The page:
Short film winners
As part of our Creative Media Weekend (16 & 17 May 2020) we launched a short film competition, which encouraged students to submit their creative short films. We had some excellent work sent to us and we are really excited to share the winning entries with you!
We received 29 films in total and were very impressed with the overall quality of the submissions. They represented a broad range of film making styles and content and the level of creativity involved made the judging extremely difficult. In the end we went for the films that had left the biggest impression on us, the ones who had used the medium most effectively. While the four films selected are very different they manage to engage the viewer successfully through the quality of the content and the film making.
You can watch all four of the winning films in the video below including a short introduction by each student.
First Prize: Amber Cannings – Every Day is the Same but Different
Footage from Loughborough, Britain, during the corona virus pandemic. It tells the story of two girls from the beginning of the pandemic, and how they grow to adapt to a ‘new normal’, a normality of virtual relationships and lots of time spent at home.
The judges commented on the quality of the observational recording of real lives during the pandemic. The film was an honest and real portrait of the protagonists lives and the relationships they maintained with each other or their friends. It also contained humour which the judges felt is not easy to achieve successfully. It was an excellent piece of documentary film making.
Second Prize: Laura Evans – Bodies of Water
From rural paths to the confines of my back garden, I have used my time in isolation to journey through and investigate ways humankind experience nature. Astrida Neimanis’ essay ‘Hydrofeminism: Or, On Becoming a Body of Water’ (2012) forms the narrative of this short film, and I attempted to visualize her concepts around re-connecting the human form with the landscape and the importance of ecological kinship. Humans continuously cut ties to the earth, replacing this vital relationship with screens and pixels. Technology persistently takes root in all areas of our lives and as we willingly plant and water it, we extend the distance between self and nature exponentially. Through mining resources both online and on-land, I have visualized the connection between the digital and the natural in collage form.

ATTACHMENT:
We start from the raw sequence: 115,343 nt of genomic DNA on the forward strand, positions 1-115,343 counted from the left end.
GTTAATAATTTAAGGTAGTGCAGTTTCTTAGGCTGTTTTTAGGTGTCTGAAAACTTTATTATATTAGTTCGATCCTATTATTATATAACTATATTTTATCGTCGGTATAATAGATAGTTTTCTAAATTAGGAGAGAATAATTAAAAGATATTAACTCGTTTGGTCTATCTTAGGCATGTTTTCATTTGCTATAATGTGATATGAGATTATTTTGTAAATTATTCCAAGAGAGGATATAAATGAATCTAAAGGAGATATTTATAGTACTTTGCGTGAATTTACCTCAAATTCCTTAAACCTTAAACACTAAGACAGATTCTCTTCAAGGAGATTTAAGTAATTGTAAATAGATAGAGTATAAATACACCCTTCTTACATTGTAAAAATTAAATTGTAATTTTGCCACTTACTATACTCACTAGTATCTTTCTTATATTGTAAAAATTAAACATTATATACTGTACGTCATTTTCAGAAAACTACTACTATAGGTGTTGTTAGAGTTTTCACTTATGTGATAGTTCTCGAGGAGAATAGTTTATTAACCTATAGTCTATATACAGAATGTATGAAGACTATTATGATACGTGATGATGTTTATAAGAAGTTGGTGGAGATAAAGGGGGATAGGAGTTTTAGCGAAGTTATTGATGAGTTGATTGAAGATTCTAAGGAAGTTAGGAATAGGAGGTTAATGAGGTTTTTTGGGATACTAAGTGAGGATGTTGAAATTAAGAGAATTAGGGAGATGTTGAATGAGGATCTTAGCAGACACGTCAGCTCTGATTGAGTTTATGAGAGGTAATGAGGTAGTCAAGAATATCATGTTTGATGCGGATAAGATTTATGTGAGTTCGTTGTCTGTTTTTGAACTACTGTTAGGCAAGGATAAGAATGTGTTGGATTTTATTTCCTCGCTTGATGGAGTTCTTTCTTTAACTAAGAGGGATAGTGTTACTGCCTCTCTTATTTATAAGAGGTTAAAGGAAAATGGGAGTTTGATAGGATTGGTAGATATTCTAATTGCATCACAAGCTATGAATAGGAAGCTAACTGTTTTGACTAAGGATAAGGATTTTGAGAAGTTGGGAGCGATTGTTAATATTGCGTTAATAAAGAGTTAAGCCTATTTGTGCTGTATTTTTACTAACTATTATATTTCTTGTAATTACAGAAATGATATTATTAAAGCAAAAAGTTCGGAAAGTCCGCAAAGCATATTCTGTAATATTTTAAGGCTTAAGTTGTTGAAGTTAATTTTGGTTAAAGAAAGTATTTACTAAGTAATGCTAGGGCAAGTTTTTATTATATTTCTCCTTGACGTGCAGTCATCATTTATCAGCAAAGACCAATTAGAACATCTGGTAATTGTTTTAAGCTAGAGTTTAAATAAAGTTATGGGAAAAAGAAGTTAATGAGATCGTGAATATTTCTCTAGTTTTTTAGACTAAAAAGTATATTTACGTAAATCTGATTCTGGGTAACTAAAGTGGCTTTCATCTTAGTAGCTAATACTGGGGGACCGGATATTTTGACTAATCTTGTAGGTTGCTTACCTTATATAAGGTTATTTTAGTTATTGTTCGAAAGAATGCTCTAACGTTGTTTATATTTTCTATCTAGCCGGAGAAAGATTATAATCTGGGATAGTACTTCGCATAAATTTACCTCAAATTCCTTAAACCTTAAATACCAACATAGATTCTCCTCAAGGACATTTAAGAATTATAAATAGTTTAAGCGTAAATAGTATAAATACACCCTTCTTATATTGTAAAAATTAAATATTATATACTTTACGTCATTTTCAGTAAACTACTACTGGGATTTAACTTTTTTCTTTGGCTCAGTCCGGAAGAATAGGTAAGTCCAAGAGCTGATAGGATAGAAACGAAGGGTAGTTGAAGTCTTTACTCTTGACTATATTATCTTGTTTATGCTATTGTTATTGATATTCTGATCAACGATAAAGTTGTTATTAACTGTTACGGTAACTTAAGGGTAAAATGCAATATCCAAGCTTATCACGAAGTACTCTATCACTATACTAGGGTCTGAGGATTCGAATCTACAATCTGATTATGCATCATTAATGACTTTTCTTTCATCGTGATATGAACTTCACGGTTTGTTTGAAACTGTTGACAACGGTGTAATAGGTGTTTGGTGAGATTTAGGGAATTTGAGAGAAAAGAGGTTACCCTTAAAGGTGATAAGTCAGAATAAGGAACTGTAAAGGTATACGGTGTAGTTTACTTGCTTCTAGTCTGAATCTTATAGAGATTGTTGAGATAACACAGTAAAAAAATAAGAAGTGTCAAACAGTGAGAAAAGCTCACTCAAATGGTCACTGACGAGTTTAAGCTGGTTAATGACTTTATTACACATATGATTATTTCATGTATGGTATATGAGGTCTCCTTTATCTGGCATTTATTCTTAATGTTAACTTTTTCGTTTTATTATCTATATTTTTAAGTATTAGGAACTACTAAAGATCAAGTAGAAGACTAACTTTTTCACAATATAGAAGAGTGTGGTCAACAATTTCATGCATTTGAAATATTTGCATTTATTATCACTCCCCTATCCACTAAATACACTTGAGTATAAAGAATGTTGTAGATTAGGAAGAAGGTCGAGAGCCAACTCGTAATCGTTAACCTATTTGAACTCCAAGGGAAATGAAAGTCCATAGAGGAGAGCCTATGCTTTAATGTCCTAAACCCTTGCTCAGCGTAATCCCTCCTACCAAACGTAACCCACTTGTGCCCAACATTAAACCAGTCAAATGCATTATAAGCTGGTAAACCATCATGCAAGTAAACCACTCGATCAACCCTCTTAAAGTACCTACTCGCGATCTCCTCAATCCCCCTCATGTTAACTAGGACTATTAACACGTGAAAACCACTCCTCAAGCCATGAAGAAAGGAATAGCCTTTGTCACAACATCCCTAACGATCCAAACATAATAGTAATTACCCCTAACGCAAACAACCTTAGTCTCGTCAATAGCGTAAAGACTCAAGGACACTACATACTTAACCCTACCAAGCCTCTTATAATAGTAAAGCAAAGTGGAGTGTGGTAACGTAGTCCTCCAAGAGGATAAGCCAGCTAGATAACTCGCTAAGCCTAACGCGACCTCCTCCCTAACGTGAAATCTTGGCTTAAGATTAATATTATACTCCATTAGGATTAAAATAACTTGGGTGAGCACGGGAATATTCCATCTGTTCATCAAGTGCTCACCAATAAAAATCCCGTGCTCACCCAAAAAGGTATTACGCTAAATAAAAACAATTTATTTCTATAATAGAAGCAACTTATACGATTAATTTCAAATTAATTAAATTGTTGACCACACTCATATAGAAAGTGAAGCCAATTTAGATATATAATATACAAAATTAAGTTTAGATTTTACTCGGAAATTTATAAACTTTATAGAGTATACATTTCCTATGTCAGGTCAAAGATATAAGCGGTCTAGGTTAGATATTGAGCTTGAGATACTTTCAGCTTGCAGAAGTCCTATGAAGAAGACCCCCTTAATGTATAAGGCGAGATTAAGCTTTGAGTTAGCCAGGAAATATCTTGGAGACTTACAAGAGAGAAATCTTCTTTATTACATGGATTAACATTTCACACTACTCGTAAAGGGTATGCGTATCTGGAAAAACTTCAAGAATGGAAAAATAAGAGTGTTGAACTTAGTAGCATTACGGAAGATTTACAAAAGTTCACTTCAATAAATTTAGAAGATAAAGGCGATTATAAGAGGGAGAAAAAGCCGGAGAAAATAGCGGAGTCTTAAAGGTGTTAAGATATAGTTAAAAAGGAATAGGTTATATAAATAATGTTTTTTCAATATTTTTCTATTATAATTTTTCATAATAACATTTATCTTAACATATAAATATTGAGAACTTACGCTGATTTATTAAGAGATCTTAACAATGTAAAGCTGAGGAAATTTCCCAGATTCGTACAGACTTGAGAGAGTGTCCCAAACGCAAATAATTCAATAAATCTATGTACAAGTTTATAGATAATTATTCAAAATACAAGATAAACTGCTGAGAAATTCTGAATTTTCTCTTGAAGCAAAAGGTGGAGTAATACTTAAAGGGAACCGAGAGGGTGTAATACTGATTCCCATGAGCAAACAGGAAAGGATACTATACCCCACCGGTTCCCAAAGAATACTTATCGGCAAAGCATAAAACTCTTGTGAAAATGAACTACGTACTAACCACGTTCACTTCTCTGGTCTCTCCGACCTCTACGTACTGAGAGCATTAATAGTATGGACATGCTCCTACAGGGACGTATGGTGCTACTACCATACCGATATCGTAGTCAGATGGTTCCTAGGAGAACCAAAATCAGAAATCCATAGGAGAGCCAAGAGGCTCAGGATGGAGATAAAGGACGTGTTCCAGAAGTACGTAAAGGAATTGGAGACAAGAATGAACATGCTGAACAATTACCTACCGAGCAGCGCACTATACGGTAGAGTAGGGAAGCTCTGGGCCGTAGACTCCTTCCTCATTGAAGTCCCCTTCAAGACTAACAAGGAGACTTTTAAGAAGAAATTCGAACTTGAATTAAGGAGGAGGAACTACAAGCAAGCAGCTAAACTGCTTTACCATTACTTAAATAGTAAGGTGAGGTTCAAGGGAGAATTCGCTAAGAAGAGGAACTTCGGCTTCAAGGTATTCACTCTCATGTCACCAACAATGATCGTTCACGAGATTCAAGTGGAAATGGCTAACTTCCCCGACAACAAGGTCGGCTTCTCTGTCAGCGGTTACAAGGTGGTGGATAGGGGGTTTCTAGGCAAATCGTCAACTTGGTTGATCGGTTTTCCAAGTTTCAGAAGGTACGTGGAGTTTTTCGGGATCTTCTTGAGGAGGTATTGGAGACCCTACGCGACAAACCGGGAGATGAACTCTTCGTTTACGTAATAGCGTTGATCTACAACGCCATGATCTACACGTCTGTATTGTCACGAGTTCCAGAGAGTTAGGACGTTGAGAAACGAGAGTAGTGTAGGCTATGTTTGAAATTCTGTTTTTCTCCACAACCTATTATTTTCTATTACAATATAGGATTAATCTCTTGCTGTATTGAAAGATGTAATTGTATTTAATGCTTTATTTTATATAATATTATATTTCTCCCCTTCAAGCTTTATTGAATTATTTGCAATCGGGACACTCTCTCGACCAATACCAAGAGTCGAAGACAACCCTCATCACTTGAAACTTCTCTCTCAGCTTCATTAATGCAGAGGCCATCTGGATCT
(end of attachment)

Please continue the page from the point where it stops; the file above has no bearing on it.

By using footage appropriated from nature documentaries, YouTube and Google Maps, I have explored how our encounters with nature are now mediated through screens and based upon our rampant, obsessive consumption of imagery whilst scrolling through mass and social media. I hope to replicate these notions, whilst acknowledging a growing desensitization to the world around us; the physical, the daisy in our garden, the duck in the river, the bodies we occupy. Our digital devices facilitate journeys across the globe – we inhabit foreign landscapes, experiencing a 2D, pixelized rendition of Victoria falls whilst remaining within the confines of our homes. In a culture where the narrative surrounding our impact on the environment grows bleaker, I hope to highlight how, and the importance of, reconnecting and re-blending our watery bodies with the other bodies of water that surround us. I found Neimanis’ poetic writing the perfect framework to illustrate and weave together my love of visual imagery and the ecological concepts I have been considering.
The judges commented that this was a very considered piece of film making, involving significant research and combining high quality videography overlaid with a narrative written by the artist. It was a very accomplished film.
Third Prize: Rennae Walker – 56 Black Men
Inspired by the 56 Black Men Campaign, this story reflects and challenges the stigmas black men in Britain combat daily, with a hope for a land of higher ceilings and ferocious dreaming.
The judges commented on the quality of the film making which powerfully communicated the message in a very direct and engaging way. It was very well produced and put together.
Special/Honourable Mention: Sri Hollerma – The Hollerma Bubble
A really seductive heartfelt bit of film making that is beautifully filmed and offers a glimpse into the Hollerma family life in lockdown
We are grateful to alumnus Alex Widdowson for his help in selecting the winning films.
Alex studied Fine Art at Loughborough University and animated documentary at the Royal College of Art. His graduate film screened at festivals around the world and received seven awards. He is currently developing project on autism as part of his PhD at Queen Mary, University of London, funded by the Wellcome Trust.
The Limit showcases the creativity that exists within the student population, creating a sense of community.